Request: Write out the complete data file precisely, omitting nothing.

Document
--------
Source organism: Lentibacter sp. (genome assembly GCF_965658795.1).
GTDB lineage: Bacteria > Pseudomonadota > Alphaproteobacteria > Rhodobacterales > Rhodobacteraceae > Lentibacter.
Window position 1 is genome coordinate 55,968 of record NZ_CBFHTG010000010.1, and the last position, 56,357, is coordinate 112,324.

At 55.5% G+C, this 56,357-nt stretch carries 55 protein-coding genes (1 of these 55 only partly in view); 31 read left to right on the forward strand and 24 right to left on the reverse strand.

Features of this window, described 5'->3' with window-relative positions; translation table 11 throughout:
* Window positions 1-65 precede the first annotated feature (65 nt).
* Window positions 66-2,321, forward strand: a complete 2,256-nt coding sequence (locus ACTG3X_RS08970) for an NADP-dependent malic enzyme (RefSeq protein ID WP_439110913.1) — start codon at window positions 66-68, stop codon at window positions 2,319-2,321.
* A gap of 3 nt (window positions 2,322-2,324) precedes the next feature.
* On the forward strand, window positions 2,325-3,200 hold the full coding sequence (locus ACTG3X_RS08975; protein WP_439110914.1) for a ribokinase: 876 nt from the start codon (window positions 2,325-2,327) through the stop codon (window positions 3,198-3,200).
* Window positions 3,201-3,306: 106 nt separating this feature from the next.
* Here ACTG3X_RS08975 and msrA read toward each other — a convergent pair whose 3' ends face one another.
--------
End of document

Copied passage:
Source organism: Lentibacter sp. (genome assembly GCF_965658795.1).
GTDB lineage: Bacteria > Pseudomonadota > Alphaproteobacteria > Rhodobacterales > Rhodobacteraceae > Lentibacter.
Window position 1 is genome coordinate 55,968 of record NZ_CBFHTG010000010.1, and the last position, 56,357, is coordinate 112,324.

At 55.5% G+C, this 56,357-nt stretch carries 55 protein-coding genes (1 of these 55 only partly in view); 31 read left to right on the forward strand and 24 right to left on the reverse strand.

Features of this window, described 5'->3' with window-relative positions; translation table 11 throughout:
* Window positions 1-65 precede the first annotated feature (65 nt).
* Window positions 66-2,321, forward strand: a complete 2,256-nt coding sequence (locus ACTG3X_RS08970) for an NADP-dependent malic enzyme (RefSeq protein ID WP_439110913.1) — start codon at window positions 66-68, stop codon at window positions 2,319-2,321.
* A gap of 3 nt (window positions 2,322-2,324) precedes the next feature.
* On the forward strand, window positions 2,325-3,200 hold the full coding sequence (locus ACTG3X_RS08975; protein WP_439110914.1) for a ribokinase: 876 nt from the start codon (window positions 2,325-2,327) through the stop codon (window positions 3,198-3,200).
* Window positions 3,201-3,306: 106 nt separating this feature from the next.
* Here ACTG3X_RS08975 and msrA read toward each other — a convergent pair whose 3' ends face one another.